• If things appear to be "a little better," that will raise questions about whether it will be "worth it" to continue with the new process.
  • In some circumstances, when the current process is very painful, people may judge any change to be "good", whether it actually achieved the intended results or not.

The good news is that you may be able to glean your baseline metrics from information that is already available in your records. That would give you the benefit of a clear baseline without postponing implementing a change.

But even if you find that you must collect the metrics from scratch, you still may not experience a significant delay. Deciding on how the process will be changed, then preparing the necessary guidance, forms, procedures, and systems can take significant time. If you are collecting your baseline data while you are doing this process development, then your new process and your baseline data may be ready at about the same time.

Keep on measuring

As you begin the process change, you will want to continue to measure the same things that you did to establish your baseline. Trend information will be a much better indicator of the current and future effect of the change than comparing your baseline with an isolated point in the future.

Consider the case of a change that is supposed to increase people's productivity. Because every process change takes time for people to assimilate, we would expect an immediate productivity decline followed by a recovery after people become proficient with the new process. Suppose our baseline productivity is 145 Primlads per Quarbrel (P/Q), and it is 145 P/Q one month after the change. Can I conclude that the change had no effect on productivity? I really can't know for sure.

If I had continued measuring productivity as the change was implemented, I might have seen this:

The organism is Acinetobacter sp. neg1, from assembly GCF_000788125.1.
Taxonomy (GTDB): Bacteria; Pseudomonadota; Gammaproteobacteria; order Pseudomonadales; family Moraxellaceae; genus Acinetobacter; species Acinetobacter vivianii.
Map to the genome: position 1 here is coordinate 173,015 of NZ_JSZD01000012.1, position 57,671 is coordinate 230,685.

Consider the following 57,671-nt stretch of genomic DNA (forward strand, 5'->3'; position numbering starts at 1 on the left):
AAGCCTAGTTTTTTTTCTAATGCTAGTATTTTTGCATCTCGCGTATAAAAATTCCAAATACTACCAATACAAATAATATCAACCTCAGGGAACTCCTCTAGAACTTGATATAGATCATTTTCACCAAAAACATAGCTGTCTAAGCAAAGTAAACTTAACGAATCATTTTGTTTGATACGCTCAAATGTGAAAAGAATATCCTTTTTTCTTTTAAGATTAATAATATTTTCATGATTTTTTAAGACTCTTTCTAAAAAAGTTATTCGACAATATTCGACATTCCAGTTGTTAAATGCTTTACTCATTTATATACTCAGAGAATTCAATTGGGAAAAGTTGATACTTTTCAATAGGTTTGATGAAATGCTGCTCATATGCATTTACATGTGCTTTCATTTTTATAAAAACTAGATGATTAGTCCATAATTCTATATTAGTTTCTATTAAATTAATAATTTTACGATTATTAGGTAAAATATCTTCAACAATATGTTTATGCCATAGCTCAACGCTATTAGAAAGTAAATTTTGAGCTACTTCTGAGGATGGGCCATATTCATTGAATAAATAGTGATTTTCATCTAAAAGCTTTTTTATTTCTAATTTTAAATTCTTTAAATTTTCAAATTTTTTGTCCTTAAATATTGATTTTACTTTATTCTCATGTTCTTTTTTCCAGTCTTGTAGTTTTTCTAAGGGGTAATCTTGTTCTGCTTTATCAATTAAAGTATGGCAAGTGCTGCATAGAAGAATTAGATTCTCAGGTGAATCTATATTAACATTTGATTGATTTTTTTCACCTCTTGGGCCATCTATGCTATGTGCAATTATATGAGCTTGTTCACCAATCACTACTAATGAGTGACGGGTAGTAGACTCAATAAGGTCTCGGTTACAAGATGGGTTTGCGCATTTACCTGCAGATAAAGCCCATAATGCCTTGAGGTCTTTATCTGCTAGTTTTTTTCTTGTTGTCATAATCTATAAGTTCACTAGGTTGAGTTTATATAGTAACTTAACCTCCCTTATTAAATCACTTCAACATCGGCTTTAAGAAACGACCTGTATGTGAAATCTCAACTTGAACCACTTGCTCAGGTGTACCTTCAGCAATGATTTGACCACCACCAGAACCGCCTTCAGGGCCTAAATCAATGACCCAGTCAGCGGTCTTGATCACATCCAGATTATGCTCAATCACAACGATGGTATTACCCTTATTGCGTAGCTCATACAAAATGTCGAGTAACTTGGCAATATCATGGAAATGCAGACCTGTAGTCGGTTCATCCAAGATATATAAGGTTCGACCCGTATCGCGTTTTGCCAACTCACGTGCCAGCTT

• Baseline = 145 P/Q
  • Week 1 = 75 P/Q
  • Week 2 = 80 P/Q
  • Week 3 = 105 P/Q
  • Week 4 = 145 P/Q

The trend in the data is one of acceleration! Productivity increased:

  • 15 P/Q between weeks 1 & 2
  • 25 P/Q between weeks 2 & 3
  • 35 P/Q between weeks 3 & 4

With this trend, I see that I must continue measuring, because productivity levels have not yet stabilized. I can guess that the change will be successful in achieving better productivity, but I must measure to bear that out, and to quantify how much of a difference it made.

What if you are not concerned with productivity? Trend data will still be important to you. The ups and downs in the metric that you are interested in may not be as predictable as productivity. If you aren't watching trends, then you will simply be guessing about them!

When can you stop measuring? If your goal is something that is important to your organization's health, then you may want to continue to check that metric, at least periodically, just to be sure that things are still going well.

Your organization must adjust their processes from time to time. Sometimes these changes do not achieve the results that you expect. To be sure of your results, you must:

  • Define your process goals
  • Identify informative metrics
  • Establish the process baseline
  • Continue watching the numbers

These four simple steps can be the difference between making random process changes with uncertain returns, and taking well-defined steps in the right direction.